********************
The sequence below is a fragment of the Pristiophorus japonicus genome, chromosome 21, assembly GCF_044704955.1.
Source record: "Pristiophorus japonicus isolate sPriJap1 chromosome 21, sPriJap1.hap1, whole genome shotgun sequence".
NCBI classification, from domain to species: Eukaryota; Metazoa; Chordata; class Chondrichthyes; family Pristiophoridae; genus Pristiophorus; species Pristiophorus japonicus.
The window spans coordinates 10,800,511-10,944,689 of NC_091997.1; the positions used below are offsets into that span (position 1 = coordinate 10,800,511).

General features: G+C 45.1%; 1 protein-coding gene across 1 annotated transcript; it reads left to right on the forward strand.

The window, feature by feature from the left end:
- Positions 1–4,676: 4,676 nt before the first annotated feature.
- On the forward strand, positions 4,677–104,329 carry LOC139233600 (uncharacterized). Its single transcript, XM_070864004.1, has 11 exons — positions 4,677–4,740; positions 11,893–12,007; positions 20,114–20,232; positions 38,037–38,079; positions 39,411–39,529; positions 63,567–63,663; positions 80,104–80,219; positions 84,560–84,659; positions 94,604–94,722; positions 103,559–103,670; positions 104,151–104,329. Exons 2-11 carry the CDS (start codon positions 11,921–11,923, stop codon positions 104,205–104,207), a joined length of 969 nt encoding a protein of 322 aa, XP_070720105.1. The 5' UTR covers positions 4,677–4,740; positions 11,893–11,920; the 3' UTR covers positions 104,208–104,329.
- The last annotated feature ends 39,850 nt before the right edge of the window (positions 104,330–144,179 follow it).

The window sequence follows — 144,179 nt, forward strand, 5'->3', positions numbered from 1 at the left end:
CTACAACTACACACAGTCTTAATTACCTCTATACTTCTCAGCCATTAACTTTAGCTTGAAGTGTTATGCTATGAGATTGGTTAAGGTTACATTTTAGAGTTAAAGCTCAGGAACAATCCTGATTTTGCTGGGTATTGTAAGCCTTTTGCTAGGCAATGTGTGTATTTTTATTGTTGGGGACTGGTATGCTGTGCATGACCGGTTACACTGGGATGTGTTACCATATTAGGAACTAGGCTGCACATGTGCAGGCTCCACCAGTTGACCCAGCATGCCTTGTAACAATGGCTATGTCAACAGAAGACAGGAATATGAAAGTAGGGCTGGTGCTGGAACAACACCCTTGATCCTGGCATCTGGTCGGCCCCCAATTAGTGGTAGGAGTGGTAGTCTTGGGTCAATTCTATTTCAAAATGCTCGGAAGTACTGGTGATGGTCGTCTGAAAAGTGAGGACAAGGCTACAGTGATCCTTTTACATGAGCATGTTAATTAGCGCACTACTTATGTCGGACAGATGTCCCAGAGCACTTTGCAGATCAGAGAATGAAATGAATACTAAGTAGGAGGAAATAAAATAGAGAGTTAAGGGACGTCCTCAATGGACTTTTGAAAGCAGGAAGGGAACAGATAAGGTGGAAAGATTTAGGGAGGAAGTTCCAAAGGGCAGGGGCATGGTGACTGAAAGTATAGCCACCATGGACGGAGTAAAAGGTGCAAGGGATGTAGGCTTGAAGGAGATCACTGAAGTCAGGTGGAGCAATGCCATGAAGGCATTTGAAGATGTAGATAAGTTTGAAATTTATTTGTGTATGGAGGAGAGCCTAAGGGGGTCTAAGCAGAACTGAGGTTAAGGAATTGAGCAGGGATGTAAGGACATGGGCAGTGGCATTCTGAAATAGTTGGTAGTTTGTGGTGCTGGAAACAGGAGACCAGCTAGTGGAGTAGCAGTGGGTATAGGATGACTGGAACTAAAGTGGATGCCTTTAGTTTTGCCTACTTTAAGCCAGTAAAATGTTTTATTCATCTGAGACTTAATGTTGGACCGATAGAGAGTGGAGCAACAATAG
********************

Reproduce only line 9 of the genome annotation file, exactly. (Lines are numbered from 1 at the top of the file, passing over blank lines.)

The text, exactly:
- The last annotated feature ends 39,850 nt before the right edge of the window (positions 104,330–144,179 follow it).